Too little nudging towards the observations during training may lead to large errors between the imperfect models and the observations. In this case, the updates of the weights might go in a different direction than anticipated. The imperfect models and the observations might be in different phases, resulting in a converse sign of the synchronization error *e*. Interestingly, it is still possible to obtain converged weights in this case, only that the weights differ substantially from those obtained with more nudging towards the observations.

In the first experiment of (Schevenhoven et al., 2019) the weights for temperature (*T*), vorticity (VOR) and divergence (DIV) all turned out to be around 0.3 for imperfect model 1 and 0.7 for imperfect model 2. We apply the same amount of nudging to the same imperfect models, except that the observations are available every second time step, instead of every time step. Then the weights converge to the weights given in Table 3.

When the weights converge towards stable values as in Table 3, the average update of the weights must be equal to 0. Hence, at least one of the terms in Eq. (10) should be equal to 0 on average. Since the imperfect models are not yet in equilibrium after 1 year (Schevenhoven et al., 2019), the average model tendency cannot be 0. This implies that the error between the supermodel and the observations must be equal to 0; however, a free run of 40 years with a supermodel with the weights from Table 3 results in a climatological error of up to +2 ^{∘}C in the Northern Hemisphere and up to −2 ^{∘}C in the Southern Hemisphere. Thus, too little nudging during training can result in a supermodel with a correct global average temperature (the opposite biases on the two hemispheres cancel out), but very different dynamics compared to the observations.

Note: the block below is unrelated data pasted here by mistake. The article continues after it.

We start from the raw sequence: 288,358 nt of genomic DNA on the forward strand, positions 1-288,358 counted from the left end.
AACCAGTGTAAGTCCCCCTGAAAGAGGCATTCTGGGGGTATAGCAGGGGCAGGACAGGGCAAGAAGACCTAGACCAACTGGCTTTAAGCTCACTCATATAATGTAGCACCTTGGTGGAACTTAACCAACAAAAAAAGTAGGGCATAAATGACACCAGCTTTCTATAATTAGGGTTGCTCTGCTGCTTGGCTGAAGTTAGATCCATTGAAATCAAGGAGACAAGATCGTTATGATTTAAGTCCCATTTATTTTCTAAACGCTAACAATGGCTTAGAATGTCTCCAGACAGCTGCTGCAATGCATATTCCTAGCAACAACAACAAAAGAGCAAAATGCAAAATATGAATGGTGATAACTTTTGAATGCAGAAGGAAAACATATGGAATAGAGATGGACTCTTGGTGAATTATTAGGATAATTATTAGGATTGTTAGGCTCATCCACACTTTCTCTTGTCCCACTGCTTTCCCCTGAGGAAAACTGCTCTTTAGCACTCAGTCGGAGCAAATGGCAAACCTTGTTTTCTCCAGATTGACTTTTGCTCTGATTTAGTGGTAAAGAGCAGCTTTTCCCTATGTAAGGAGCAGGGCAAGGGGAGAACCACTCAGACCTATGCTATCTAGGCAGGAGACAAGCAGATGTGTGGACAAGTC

There can also be too much nudging towards observations. In this case, a link with data assimilation can be made, where one has to find a middle ground between noisy observations and the model. Too much nudging towards the observations during training can result again in a converse sign of the synchronization error *e*. This leads to an incorrect update of the weights, making it more difficult to follow the observations during training.

## 4.3 Limitations of sparse and noisy observations

In this section we assess to what extent observations can be noisy and sparse in time before the CPT or the synch rule training methods are no longer able to produce weights close to the optimum. To systematically evaluate this, we choose 4 different observation frequencies Δ*T*: 15 min, 1 h, 6 h and 24 h. Since for the standard CPT training time of 1 week the weights for Δ*T*=24 h would only be based on 7 steps, the training time for this observation frequency is doubled to 2 weeks. The error in the observations is unbiased and Gaussian distributed $\sim N(\mathrm{0},\mathit{\sigma})$, where standard deviation *σ* is chosen to be equal to either 0.5 %, 2.5 % or 5 % of the spatial standard deviation *σ*_{X} of the observations per prognostic variable *X*. Hence ${\mathit{\sigma}}_{X}=\frac{\mathrm{1}}{N}\sqrt{\sum _{i}{\left({X}_{i}-\stackrel{\mathrm{\u203e}}{X}\right)}^{\mathrm{2}}}$, with *i* ranging over all $N=\mathrm{96}\times \mathrm{48}\times \mathrm{8}$ grid points and $\stackrel{\mathrm{\u203e}}{X}$ denoting the spatial mean value. For temperature this corresponds to a standard deviation of ∼0.15, 0.75 and 1.5 ^{∘}C. Table 4 denotes the chosen nudging coefficient *K* and the resulting weights together with their variance. For the experiments with Δ*t*=15 min the same nudging strength *K* is chosen as in Schevenhoven et al. (2019): $K=\mathrm{1}/\mathrm{24}$ h^{−1}, which corresponds to *K*=1 d^{−1}. All CPT experiments are performed with the iterative method.